Police in Lima, Ohio, put the warning out a year ago: They would be diligent about tracking down men who desire sex with teenage girls.
But after a well-publicized sting operation that's netted 14 such arrests, including a former physician and a school band director, police are continuing to nab offenders who arrive in town thinking they're going to have sex with a youth.
City police made their latest arrest at noon Monday after a Columbus man allegedly drove to Lima shortly after he chatted online with a person he believed was a 14-year-old girl.
That man, Kevin Burchett, 30, was arrested on the city's east side and charged with one count of importuning less than two hours after he allegedly solicited sex from the girl.
He remained in the Allen County jail yesterday in lieu of $5,000 bond. An Aug. 29 preliminary hearing was scheduled in Lima Municipal Court.
“I'm amazed at the amount of traffic that's out there,” said Sgt. Brian Leary, who supervises the police department's Proactive Crime Enforcement unit.
“We just know we plan on continuing [our effort],” Sergeant Leary said yesterday. “It's definitely a problem.”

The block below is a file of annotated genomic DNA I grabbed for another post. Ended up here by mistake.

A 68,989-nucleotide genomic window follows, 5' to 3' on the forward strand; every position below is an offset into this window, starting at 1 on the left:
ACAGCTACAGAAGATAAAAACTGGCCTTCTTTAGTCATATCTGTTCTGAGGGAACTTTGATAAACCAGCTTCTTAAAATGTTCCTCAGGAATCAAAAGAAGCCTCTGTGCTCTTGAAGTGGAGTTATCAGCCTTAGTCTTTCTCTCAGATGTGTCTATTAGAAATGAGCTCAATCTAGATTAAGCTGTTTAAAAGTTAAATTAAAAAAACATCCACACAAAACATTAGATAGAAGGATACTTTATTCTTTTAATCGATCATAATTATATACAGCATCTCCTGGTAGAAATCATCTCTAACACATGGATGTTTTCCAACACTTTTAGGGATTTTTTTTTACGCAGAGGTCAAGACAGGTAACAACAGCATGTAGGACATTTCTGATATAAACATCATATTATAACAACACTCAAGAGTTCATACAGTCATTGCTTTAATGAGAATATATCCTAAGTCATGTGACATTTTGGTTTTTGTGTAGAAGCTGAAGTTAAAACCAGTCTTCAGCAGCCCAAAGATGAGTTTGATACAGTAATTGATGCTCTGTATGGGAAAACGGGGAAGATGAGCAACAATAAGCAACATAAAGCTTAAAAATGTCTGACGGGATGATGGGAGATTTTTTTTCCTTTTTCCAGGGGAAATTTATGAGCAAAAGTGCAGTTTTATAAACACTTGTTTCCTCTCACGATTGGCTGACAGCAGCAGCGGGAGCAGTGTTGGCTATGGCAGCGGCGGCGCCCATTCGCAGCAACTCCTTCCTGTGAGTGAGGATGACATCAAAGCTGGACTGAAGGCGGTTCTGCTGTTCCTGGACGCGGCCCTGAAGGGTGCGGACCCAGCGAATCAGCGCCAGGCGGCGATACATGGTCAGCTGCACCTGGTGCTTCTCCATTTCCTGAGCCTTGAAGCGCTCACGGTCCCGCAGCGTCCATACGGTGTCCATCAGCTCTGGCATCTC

The PACE unit, which was started in March of 2002, primarily to tackle drugs, gangs, and prostitution in Lima, formed an Internet operation five months later to track potential sex offenders.
In the Internet operation - one of only two like it across the state - Lima police Investigator Jeff Kinkle poses as a 14-year-old girl on-line.
Since last August, Mr. Kinkle has been using the very same photograph and description of a girl to entice adults into chatting with him online.
Once the offender suggests having sex, Mr. Kinkle sets up a meeting location in town where the perpetrator ultimately is met by up to eight police officers.
Mr. Kinkle said most of the meetings are scheduled after two to three conversations on-line, with the quickest arrest made only an hour after the initial contact was made via computer.
Despite the continuing arrests, Mr. Kinkle said he is noticing a major decrease in the online activity. He also believes the effort is having an impact.
“I think the word is out to stay away from the Lima area,” Mr. Kinkle said. “That was our goal.”
One of the cases involved Dr. Geoffrey Snyder, 36, of Lewisville, Ohio, a physician and former Monroe County, Ohio, coroner.
Last month Snyder was placed on probation for five years and ordered to perform 200 hours of community service after he pleaded no contest to and was found guilty of one count of importuning, a fifth-degree felony.
In addition, Snyder was ordered to spend 45 days in the Allen County jail, a sentence that was delayed while his attorney appeals the conviction.